Mum & Dad on DVD

Saturday, 20 December 2008 08:29

Mum & Dad is a brand new UK horror movie with a slender plot that will be instantly recognisable to genre buffs. Lena (Olga Fedori) is a lonely and vulnerable Polish immigrant, working as a cleaner at a London airport. She is befriended by fellow cleaner Birdie (Ainsley Howard), who lures her home.

Once Lena meets her new friend’s parents, she realises she’s walked into a terrifying trap, and unwittingly become a new member of one of the most dysfunctional and psychopathic families every seen...

Mum & Dad on DVDThis is writer-director Steven Sheil’s debut feature. Made for a relatively paltry £100,000 through Film London’s Microwave, micro-budget scheme, the film is a shining example of the results that a dedicated and flexible cast and crew can pull off with the requisite amount of dedication. Bringing to mind genre classics that succeed with minimal resources, such as Night of the Living Dead and The Blair Witch Project, Mum & Dad punches well above its weight.

It helps that, as in Night, the primary location is a house, and the cast is small, but in the world of horror, tight, confined spaces often provide the best environments for claustrophobic, tense drama.

The movie is probably the closest yet to live up to the term “torture porn”. Without wishing to give too much away, Birdie’s Mum and Dad - played with unsettling relish by Dido Miles and Perry Benson – get even more gratification out of maiming, abusing and murdering than previously seen in Hostel, Saw and Captivity.

In this film, however, interest in the characters is stimulated above the norm by their unpredictability. The parts of Mum and Dad in particular are fantastically well defined and acted, all the time dangerously teetering between everyday folk and loving parents to inhuman sadists. Lena’s challenge is to do her best to keep on their good sides, whilst simultaneously trying to find an escape route or an ally in the house who might give her an advantage. She can never be sure of Mum’s and Dad’s reactions to her actions though, and that is what makes the film so much fun and keeps Lena and the viewers on the edge of their seats.

Throw in Birdie and her mute brother, Elbie (Toby Alexander), and the mixing pot is complete. Despite being established members of this freakish family, Birdie and Elbie still have to vie for their parents’ affections, and if Lena becomes the new favourite, their places in the family, their wellbeing and indeed their very lives might be at risk.

Mirroring the multi-dimensionality of the characters, the tone of the film itself flips between horror and comedy with ease, something that UK horror flicks appear to be better at than most. Some genre movies manage to lose their way by being unremittingly dark and miserable, but that is certainly not the case here. Moments of levity intersperse the frights, and cut through the tension without relieving it completely.

The aforementioned house plays an important part in making this a successful horror film. On the one hand, mold, caked blood, manacles and DIY torture implements in some rooms remind you of the potential terror that lies around every corner. On the other, the communal areas of the home are kept spotlessly clean, reflecting the family’s ability to compartmentalise their light and dark sides. The house lies close to the airport, and it is ironic that hundreds of people are flown over it every few minutes, oblivious to the horrifying acts going on below.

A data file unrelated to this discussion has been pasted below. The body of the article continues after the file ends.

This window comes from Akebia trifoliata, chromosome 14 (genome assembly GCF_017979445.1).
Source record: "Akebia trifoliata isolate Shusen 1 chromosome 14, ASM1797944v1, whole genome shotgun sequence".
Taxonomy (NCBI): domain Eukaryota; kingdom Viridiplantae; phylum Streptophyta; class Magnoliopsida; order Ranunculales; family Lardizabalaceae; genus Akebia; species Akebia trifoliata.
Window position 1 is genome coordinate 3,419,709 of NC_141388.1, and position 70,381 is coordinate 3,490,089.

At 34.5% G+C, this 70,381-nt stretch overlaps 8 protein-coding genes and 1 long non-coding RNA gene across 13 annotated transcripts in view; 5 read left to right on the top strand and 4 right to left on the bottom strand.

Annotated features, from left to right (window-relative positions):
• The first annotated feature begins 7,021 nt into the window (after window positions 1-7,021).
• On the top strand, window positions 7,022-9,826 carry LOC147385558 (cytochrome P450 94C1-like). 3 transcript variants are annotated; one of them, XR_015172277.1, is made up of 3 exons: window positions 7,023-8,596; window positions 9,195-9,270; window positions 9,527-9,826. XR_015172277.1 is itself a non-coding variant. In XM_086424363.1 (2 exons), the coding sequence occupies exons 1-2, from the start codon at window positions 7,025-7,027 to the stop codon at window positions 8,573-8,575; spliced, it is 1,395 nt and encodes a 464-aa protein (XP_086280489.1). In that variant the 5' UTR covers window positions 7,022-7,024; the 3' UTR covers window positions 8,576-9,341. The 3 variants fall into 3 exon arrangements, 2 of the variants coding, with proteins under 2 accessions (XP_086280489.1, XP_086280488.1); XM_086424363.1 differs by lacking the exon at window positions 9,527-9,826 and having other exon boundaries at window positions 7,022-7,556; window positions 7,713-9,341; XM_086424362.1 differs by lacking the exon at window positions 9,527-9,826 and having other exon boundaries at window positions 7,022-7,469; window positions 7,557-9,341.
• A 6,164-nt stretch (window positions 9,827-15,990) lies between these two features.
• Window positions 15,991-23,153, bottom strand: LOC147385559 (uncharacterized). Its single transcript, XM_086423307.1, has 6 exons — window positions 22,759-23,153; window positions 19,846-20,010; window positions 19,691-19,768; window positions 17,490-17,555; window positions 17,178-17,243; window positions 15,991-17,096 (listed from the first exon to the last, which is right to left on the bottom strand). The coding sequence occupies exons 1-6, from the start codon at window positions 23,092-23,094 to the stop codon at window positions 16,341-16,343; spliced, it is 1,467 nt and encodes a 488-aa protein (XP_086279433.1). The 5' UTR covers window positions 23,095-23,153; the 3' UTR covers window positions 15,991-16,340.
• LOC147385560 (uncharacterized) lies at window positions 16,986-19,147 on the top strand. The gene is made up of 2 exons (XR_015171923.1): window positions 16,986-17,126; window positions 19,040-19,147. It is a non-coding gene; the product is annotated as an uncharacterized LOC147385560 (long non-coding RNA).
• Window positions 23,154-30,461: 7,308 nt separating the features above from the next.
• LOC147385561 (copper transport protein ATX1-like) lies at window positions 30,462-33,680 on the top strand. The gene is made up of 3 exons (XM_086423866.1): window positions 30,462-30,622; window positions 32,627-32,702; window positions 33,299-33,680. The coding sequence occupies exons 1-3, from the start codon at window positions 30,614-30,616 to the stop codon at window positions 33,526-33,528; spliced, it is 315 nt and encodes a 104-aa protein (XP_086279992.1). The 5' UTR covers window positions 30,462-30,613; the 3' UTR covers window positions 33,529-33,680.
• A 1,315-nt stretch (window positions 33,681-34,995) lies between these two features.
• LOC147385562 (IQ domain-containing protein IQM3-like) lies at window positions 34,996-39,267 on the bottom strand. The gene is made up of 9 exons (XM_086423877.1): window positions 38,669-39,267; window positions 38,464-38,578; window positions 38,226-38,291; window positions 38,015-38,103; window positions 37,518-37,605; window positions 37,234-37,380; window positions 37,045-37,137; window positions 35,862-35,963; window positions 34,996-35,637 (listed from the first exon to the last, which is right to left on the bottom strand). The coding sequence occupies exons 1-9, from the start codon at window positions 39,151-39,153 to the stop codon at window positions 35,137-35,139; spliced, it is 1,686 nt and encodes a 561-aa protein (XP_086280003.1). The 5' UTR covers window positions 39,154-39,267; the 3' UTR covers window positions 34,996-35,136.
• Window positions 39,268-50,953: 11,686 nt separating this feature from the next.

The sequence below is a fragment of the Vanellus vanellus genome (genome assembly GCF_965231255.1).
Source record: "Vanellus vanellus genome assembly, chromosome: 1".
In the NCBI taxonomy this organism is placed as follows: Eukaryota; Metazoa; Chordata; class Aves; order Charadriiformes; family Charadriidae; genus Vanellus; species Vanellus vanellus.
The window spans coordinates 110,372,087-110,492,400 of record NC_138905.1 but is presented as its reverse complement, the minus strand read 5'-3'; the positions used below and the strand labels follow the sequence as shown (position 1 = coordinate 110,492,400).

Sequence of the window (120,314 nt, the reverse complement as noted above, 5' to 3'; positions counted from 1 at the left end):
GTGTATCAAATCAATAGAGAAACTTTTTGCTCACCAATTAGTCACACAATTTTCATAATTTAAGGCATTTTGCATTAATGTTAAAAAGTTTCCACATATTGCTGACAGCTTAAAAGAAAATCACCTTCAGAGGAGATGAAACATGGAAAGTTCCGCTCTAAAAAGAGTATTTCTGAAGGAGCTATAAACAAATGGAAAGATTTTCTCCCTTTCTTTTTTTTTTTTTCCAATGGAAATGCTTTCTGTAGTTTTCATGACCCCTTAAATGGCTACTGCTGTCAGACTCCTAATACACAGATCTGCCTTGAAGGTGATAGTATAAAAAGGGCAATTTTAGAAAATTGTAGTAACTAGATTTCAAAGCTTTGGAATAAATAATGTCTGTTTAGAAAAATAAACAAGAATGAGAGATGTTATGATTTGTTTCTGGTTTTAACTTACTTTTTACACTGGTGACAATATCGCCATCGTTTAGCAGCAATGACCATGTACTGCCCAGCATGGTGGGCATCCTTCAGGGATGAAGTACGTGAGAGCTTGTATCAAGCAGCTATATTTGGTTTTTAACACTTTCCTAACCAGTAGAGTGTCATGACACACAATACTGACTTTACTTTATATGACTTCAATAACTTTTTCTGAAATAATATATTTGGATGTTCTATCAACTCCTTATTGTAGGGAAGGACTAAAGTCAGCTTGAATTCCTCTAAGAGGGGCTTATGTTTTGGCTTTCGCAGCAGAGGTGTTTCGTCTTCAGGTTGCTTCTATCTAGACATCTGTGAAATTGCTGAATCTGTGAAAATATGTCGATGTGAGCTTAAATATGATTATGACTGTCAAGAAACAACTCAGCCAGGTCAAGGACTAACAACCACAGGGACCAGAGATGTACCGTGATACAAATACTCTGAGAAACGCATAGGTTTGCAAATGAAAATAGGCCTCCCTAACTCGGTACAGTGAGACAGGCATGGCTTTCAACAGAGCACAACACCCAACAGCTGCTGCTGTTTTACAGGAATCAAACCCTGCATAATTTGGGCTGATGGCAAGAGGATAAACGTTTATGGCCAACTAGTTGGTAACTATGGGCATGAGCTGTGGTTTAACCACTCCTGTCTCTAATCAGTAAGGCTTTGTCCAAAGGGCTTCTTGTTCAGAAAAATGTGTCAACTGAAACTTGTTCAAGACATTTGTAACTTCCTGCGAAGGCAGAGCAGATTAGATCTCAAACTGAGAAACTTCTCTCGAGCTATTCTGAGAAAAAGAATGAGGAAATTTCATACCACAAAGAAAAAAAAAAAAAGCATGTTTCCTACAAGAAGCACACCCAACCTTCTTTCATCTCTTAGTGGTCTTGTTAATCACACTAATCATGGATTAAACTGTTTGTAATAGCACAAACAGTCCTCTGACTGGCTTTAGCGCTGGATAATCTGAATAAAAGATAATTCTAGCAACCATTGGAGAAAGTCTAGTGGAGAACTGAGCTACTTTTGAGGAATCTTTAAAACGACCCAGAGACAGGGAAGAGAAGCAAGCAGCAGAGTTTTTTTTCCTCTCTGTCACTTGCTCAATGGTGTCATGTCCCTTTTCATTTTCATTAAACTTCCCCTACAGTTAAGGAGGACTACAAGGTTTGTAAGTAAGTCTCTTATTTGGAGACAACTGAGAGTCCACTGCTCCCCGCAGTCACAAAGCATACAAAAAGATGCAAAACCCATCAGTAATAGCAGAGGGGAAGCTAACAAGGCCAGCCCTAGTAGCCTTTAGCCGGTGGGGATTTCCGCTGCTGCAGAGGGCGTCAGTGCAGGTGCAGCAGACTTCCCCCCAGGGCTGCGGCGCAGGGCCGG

The film presents a novel twist on the usual story of British or American backpackers caught in unfamiliar surroundings. This time it is a Polish immigrant who finds out that so-called civilised London can be anything but welcoming! The significance of a character called Birdie is also not lost on the viewer, with the soaring aeroplanes representing the freedom of wild birds, whilst the house acts as a human birdcage. Of course, the noise of the planes also helps to drown out the screams!

Apart from the frequent roar of planes, the soundtrack is predominantly an effective mix of subtle industrial humming, buzzing and creaking noises. There’s little traditional music to speak of, which really helps to enforce the sensation of Lena’s isolation.

To sum up, this is a conventional, gore-rich horror film which, despite its familiarity, still manages to keep its target audience entertained. It doesn’t outstay its welcome, and even manages to explain where all the lost flight baggage has been ending up!

Mum & Dad is released on 26 December 2008, and - a first time for a UK film – it is out simultaneously in cinemas, on DVD rental, DVD retail (available through, electronic sell-through and video on demand.

Special features on the DVD include a selection of cast and crew interviews, an amusing behind-the-scenes featurette, director and producer commentary, a trailer and best of all, a very striking, (very) short film called “Through a Vulture Eye”, which actually outshines the main feature!

A website is available at


Last modified on Thursday, 10 May 2012 16:37

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